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Is fantasy easier to write than science fiction?

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Is fantasy easier to write than science fiction?

Postby Bmat » Sun Jun 29, 2008 7:31 am

I read a comment that fantasy was easier to write than SF and that this explained the increasing availability of fantasy and the declining availability of SF.

I have noticed in bookstores that there seems to have been an increase in the proportion of fantasy to SF.

Is the reason for the increase that female writers of the genre prefer fantasy, and there are more female writers being published? I'd think that publishers would publish what sells, so fantasy must sell well. Has the popularity of Harry Potter caused the increase in publishing fantasy? Is, perhaps, fantasy easier to read than SF, in general, and so the general public would be more inclined to read fantasy?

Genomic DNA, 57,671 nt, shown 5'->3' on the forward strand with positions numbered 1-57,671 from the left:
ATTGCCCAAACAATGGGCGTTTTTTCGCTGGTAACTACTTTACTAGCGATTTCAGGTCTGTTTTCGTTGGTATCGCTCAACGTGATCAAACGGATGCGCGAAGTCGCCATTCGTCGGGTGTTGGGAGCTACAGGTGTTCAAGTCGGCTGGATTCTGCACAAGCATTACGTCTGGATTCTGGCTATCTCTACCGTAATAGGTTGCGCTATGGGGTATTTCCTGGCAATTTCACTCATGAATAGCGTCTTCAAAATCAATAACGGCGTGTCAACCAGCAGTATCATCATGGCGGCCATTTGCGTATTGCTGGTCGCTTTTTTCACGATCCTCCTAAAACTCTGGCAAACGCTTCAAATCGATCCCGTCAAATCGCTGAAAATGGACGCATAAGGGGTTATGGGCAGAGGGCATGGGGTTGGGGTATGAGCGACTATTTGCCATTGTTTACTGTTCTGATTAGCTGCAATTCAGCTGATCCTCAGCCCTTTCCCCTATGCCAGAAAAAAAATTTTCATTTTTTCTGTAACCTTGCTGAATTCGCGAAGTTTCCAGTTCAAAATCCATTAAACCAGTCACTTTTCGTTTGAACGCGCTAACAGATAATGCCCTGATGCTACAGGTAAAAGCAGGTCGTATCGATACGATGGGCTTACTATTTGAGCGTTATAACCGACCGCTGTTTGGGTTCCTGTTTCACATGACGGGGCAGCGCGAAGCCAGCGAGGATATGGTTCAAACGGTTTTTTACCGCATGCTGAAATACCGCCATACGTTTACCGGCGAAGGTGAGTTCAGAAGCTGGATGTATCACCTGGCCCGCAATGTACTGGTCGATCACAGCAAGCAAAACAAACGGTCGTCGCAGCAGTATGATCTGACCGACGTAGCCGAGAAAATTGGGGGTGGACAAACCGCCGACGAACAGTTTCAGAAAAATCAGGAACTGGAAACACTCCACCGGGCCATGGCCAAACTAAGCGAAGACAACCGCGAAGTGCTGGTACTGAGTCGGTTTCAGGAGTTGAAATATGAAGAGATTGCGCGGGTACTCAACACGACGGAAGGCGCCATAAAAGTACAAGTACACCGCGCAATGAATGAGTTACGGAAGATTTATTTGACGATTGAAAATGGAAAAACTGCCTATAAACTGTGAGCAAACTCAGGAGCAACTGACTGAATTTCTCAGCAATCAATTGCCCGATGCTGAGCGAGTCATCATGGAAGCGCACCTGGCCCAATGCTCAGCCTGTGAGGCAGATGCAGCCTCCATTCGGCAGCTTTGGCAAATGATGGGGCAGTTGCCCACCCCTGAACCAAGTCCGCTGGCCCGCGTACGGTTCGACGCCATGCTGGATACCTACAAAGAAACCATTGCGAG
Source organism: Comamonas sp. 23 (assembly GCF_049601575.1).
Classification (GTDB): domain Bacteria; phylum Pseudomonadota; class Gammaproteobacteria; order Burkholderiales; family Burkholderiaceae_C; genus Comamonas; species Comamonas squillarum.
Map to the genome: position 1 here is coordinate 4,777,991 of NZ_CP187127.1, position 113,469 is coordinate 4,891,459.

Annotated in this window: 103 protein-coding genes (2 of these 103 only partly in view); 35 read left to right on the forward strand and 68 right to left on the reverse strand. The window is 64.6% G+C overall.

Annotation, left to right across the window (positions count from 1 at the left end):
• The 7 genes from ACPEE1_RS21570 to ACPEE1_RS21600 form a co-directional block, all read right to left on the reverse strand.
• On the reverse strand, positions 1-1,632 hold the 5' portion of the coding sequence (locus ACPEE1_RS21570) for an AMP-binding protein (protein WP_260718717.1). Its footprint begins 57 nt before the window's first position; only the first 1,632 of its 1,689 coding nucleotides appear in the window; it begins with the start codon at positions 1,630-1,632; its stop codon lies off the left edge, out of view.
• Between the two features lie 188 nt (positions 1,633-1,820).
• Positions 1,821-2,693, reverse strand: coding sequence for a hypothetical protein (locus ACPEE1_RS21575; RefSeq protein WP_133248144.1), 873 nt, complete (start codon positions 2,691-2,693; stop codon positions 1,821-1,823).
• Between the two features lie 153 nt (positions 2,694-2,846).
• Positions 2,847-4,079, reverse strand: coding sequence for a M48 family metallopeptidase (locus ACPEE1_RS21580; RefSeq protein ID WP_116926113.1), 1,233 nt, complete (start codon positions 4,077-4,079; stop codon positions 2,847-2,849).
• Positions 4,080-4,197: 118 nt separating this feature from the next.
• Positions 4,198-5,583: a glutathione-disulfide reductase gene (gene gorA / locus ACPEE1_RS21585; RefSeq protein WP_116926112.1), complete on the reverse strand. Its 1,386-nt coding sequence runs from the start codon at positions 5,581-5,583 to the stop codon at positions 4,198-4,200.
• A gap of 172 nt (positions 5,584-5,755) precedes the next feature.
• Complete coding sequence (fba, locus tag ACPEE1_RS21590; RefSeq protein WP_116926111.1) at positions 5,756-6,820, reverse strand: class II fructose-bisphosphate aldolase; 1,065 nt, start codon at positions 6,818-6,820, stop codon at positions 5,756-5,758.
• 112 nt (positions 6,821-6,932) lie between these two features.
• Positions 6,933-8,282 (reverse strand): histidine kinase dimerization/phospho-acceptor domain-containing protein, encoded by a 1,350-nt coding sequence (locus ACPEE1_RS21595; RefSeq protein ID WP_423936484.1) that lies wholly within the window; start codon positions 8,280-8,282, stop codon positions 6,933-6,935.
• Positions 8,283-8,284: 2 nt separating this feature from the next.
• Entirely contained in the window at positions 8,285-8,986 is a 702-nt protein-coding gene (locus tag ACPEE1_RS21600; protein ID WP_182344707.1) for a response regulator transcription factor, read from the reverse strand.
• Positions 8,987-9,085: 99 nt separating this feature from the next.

And this brings me back to the question of why some people don't like SF that is in another thread. Is SF "harder" to read?

Why are fantasy novels increasing in popularity or in visibility in book stores?
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Postby spknoevl » Mon Jun 30, 2008 6:56 am

I would think the success of the Lord of the Rings trilogy probably had a bigger impact. Right now fantasy seems to be very popular not just in books but in films as well. I imagine the original Star Wars trilogy had a similar effect on SF books in it's day.